Even though Zynvaded! has been around for several years, I had never heard of it or seen any of its 1:1 scale miniatures before Gen Con 2012. Think of the “life-size” Zyn resin miniatures as very tiny alien invaders and you’ll begin to get the premise of We Have Issues! Publishing’s game. Since Zynvaded!’s release, WHIP! has also released Don’t Let the Zed-Bugz Bite! and Podz of War, with Don’t Let the Zed-Bugz Bite! pitting Hunters against Zombie Worm Grubz in a survival horror vein and Podz of War taking the action in an arena mech/battlepod direction.

Zynvaded miniatures battle over a video game table featuring the Nintendo Entertainment System at Gen Con

Podz of War Battling at Gen Con 2012 Over a Classic NES and Nintendo Cartridges

Unlike most other wargames, in Zynvaded! the battlefield becomes a regular kitchen table, countertop, or desk with human debris scattered about for the soldiers to battle over. It’s the premise of Toy Soldiers and the Army Men series of video games and the chunky sculpts by John Vogel play off of this theme of battling toys. Another strength of the Zynvaded! games is their Chinese takeaway carton approach to packaging, providing the miniatures, rules, measuring tape, dice, and pencils in a carton for $35 for Zynvaded! and Don’t Let the Zed-Bugz Bite! and a larger carton for $45 for Podz of War, on account of the many bits and weapons that can be attached to each mechanical “pod” suit.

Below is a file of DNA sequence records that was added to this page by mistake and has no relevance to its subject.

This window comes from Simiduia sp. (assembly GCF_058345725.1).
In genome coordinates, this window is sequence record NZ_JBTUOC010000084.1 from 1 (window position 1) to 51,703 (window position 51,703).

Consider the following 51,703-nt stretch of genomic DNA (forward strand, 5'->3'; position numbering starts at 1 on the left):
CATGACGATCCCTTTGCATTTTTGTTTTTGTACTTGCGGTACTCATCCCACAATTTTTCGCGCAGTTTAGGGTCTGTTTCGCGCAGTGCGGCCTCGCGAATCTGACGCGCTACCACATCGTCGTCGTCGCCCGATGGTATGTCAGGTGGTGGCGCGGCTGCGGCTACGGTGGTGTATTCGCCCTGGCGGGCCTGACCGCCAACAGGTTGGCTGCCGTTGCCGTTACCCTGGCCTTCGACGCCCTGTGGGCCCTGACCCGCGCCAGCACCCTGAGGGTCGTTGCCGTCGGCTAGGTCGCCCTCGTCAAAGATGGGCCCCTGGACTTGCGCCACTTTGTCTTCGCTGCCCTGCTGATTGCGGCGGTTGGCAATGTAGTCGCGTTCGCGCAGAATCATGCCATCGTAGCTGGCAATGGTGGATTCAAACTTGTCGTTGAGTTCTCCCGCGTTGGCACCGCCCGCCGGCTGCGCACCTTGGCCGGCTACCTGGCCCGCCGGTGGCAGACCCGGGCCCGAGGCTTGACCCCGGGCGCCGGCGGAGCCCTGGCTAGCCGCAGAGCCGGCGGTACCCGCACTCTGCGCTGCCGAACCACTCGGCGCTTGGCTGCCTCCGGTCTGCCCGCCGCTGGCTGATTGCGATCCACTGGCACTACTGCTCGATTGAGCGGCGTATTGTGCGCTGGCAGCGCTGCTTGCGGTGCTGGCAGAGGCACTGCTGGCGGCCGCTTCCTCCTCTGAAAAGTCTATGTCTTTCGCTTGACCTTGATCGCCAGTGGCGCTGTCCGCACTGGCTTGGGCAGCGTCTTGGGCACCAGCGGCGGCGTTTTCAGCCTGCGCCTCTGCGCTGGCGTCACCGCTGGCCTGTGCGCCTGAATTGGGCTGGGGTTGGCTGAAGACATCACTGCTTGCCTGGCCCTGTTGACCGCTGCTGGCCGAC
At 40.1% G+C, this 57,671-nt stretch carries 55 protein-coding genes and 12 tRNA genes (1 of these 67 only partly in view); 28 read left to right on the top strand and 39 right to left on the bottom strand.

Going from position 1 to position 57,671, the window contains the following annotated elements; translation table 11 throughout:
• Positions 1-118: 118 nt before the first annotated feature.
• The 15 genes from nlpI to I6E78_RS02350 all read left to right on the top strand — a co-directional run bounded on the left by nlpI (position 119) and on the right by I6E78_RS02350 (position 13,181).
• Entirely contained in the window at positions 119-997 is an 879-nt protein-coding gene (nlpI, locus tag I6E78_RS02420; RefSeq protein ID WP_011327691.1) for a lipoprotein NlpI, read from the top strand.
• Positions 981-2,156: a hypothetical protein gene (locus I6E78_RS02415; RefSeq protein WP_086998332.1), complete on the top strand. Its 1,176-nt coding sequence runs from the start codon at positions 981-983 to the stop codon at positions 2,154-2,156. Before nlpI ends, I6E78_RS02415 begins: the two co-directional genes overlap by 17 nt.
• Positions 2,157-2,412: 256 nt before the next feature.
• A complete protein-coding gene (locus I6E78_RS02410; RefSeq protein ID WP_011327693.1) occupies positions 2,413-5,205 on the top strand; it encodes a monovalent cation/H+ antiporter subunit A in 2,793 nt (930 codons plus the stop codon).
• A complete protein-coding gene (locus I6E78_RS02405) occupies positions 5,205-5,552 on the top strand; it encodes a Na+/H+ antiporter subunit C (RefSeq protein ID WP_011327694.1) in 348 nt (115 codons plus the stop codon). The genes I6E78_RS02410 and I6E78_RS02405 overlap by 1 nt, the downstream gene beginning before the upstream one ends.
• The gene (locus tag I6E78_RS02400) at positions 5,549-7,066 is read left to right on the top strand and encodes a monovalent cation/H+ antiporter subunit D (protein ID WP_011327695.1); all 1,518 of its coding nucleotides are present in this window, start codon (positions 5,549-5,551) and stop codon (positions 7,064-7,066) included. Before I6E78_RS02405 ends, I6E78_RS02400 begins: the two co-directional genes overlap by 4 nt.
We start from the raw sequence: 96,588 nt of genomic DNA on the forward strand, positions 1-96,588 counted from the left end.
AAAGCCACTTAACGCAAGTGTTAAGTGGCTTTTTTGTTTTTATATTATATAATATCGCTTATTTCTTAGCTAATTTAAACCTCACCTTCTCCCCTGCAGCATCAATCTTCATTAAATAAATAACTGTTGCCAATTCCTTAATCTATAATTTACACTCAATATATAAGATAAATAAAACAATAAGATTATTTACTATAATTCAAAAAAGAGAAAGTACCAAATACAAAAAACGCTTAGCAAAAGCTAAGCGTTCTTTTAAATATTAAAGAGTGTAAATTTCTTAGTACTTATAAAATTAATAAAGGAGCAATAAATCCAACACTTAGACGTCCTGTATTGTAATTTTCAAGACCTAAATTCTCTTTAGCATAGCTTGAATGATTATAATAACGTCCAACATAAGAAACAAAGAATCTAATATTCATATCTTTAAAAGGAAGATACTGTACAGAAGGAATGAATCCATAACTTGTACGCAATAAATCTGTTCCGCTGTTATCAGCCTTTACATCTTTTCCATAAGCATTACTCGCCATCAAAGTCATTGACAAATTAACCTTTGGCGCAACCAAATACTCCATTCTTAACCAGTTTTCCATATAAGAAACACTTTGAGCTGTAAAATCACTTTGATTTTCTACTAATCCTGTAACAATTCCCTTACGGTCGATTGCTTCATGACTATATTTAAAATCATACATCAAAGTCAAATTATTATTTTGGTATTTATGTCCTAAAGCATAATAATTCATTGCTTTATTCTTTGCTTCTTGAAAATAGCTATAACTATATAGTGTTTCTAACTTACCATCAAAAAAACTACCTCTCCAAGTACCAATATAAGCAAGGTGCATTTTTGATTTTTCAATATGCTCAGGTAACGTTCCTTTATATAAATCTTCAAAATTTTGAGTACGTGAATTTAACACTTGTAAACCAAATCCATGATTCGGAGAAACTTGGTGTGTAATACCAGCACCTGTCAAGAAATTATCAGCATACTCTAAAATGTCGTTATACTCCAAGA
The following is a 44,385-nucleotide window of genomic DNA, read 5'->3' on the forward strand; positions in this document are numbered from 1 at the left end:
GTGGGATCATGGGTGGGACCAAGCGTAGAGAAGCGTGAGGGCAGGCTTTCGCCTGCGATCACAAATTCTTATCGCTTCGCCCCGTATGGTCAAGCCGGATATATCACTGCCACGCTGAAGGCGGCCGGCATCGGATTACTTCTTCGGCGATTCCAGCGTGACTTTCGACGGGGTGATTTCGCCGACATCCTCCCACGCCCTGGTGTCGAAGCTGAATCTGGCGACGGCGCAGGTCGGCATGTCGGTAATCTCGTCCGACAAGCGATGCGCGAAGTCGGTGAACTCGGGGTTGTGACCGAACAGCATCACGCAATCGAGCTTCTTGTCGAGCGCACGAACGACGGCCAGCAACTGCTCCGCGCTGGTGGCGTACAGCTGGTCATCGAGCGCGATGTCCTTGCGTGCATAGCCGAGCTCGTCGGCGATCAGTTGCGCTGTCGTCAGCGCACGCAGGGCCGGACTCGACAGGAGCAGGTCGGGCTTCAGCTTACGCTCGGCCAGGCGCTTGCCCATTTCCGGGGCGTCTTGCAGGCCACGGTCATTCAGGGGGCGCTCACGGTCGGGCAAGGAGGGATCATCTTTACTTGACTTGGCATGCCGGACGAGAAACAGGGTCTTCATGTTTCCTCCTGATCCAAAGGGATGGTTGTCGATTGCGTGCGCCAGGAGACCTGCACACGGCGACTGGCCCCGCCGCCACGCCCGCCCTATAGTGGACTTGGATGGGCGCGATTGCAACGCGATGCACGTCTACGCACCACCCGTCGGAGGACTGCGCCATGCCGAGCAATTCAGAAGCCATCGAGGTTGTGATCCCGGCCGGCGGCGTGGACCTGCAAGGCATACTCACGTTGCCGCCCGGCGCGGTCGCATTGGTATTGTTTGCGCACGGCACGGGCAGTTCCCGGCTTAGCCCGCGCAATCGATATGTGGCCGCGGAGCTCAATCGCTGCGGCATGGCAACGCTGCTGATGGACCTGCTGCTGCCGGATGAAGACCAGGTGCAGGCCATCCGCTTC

Some of John Vogel’s sculpts are remarkably cute, especially the fat Hunter Decoy for Don’t Let the Zed-Bugz Bite that players can deploy to draw the attention of the Zed-Bugz, which are fairly adorable themselves.

1:1 scale miniatures about 30mm tall in glass display case for Zynvaded game at Gen Con

Zynvaded! Resin 1:1 Scale Figures on Display at Gen Con in the We Have Issues! Publishing Booth

Game inventors John Vogel and Justin Nyland take us through each game’s features and also briefly talk about the individual components that are for sale separately:

Hirst Arts at Gen Con 2012

Hirst Arts tan Fieldstone Dungeon and Tower with Conical Roof for 25-28mm miniatures at Gen Con booth

Hirst Arts Fieldstone Dungeon and Fieldstone Tower at Gen Con

Hirst Arts is the gold standard for consistently high quality gaming products matched by informative tutorials and product support. To put it simply, Bruce Hirst really cares about both his products and his customers and it shows on his website and in the quality of the silicone molds customers receive from Hirst Arts. I am a huge fan. Dana McDonald of Custom Kingdoms attributes his start into mold making to Bruce Hirst and Hirst Arts. Whether it’s spotting Hirst Arts bricks in the pages of White Dwarf or seeing how Mike from Terranscapes has used the Hirst Arts molds, the figure of Bruce Hirst looms large in the last decade of miniature terrain-making.